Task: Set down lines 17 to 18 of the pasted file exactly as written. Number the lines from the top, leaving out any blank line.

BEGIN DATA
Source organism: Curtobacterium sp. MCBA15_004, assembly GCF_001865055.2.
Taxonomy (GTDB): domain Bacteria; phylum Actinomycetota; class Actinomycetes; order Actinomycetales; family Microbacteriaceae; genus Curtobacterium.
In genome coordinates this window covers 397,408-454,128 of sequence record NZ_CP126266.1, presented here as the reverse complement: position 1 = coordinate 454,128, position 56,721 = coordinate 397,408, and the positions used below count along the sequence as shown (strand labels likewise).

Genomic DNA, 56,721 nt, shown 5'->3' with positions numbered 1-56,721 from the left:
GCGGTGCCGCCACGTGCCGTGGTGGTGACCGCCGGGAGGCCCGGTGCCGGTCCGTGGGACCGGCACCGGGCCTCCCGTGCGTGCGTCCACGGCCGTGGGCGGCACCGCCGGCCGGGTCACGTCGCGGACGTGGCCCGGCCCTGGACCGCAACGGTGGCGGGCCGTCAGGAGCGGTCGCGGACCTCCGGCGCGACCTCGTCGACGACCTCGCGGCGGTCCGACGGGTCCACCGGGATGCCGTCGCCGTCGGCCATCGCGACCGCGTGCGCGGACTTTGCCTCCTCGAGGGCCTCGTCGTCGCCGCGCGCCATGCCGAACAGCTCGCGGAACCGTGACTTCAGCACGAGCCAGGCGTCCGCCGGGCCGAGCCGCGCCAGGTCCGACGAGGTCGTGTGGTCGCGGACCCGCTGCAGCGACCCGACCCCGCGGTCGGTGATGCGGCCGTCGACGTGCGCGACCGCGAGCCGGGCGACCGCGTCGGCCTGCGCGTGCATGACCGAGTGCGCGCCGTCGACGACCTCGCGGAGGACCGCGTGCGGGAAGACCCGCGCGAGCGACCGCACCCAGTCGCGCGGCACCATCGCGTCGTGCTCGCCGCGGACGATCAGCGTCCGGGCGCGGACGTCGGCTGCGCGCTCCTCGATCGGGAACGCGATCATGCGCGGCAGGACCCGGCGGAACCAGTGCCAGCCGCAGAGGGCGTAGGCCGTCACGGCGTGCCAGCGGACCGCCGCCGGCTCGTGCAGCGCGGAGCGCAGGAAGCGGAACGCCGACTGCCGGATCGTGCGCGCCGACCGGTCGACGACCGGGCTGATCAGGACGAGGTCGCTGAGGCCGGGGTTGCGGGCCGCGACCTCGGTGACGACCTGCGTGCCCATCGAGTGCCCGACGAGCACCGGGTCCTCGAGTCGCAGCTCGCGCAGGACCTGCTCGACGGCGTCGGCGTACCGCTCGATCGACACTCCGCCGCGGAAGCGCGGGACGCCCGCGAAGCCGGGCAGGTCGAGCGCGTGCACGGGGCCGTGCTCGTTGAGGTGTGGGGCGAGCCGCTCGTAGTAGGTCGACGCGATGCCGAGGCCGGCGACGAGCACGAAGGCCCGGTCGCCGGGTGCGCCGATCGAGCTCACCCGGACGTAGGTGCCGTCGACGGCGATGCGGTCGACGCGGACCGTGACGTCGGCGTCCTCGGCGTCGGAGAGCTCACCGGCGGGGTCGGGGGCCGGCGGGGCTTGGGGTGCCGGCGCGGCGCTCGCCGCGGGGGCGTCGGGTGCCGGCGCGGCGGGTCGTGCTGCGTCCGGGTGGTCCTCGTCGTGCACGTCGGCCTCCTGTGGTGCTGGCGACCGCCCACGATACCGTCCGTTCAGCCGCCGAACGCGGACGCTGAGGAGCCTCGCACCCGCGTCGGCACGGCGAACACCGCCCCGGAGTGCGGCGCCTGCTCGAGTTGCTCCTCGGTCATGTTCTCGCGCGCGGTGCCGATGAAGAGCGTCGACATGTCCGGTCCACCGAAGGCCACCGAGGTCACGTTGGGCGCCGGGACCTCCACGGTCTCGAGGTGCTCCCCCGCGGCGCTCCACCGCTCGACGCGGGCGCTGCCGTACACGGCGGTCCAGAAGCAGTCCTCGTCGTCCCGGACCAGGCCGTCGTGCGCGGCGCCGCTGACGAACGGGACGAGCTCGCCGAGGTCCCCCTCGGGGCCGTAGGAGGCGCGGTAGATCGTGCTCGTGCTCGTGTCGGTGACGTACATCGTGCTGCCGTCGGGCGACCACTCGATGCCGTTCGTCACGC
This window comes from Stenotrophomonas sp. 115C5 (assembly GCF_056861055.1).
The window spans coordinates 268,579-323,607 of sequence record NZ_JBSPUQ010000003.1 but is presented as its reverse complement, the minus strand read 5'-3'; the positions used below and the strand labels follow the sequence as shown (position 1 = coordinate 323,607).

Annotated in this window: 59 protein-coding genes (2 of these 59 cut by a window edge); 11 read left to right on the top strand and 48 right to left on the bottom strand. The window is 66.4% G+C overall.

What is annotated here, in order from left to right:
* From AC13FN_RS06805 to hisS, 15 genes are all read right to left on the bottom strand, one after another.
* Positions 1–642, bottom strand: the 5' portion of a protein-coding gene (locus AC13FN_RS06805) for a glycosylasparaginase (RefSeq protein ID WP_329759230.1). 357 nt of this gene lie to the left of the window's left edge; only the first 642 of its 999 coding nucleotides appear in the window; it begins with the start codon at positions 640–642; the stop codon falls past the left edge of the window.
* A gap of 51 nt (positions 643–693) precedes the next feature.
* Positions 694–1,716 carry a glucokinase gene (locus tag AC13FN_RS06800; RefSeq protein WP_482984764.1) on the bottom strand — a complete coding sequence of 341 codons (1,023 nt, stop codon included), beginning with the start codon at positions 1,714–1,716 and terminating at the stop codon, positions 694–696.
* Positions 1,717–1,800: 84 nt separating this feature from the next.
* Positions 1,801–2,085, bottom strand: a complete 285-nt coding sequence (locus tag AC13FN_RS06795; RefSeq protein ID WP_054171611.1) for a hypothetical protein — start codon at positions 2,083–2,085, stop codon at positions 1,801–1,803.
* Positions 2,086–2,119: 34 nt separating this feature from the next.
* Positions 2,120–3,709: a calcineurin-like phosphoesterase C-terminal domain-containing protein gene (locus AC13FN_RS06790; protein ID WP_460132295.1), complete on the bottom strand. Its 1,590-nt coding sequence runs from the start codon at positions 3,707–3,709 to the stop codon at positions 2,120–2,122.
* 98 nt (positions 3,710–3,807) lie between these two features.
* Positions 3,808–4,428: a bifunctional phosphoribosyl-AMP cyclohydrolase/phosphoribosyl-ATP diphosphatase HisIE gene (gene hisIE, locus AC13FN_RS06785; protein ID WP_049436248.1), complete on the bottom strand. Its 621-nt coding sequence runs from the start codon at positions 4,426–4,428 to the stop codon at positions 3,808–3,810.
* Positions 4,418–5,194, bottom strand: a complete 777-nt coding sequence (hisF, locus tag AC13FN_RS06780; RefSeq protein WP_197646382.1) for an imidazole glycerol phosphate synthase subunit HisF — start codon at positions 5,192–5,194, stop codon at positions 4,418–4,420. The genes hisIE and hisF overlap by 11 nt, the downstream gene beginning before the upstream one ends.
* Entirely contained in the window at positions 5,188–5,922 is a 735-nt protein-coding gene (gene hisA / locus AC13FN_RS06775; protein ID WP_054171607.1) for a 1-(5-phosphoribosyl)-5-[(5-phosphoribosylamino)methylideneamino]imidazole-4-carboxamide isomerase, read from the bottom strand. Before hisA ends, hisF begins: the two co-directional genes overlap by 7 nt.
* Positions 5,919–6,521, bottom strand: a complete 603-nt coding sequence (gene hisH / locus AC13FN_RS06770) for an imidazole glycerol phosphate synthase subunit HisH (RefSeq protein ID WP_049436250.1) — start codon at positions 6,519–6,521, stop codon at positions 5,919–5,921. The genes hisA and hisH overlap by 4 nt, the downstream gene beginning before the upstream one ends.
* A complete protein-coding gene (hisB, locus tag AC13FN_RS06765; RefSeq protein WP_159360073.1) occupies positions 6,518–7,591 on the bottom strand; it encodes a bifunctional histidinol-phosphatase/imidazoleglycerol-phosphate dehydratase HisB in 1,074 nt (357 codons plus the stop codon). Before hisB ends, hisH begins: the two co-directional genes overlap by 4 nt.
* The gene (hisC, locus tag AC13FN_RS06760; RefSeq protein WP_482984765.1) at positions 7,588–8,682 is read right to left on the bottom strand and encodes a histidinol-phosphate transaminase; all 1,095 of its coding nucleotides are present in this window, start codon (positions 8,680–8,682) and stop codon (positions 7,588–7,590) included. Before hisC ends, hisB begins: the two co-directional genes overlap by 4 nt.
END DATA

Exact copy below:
* Positions 2,120–3,709: a calcineurin-like phosphoesterase C-terminal domain-containing protein gene (locus AC13FN_RS06790; protein ID WP_460132295.1), complete on the bottom strand. Its 1,590-nt coding sequence runs from the start codon at positions 3,707–3,709 to the stop codon at positions 2,120–2,122.
* 98 nt (positions 3,710–3,807) lie between these two features.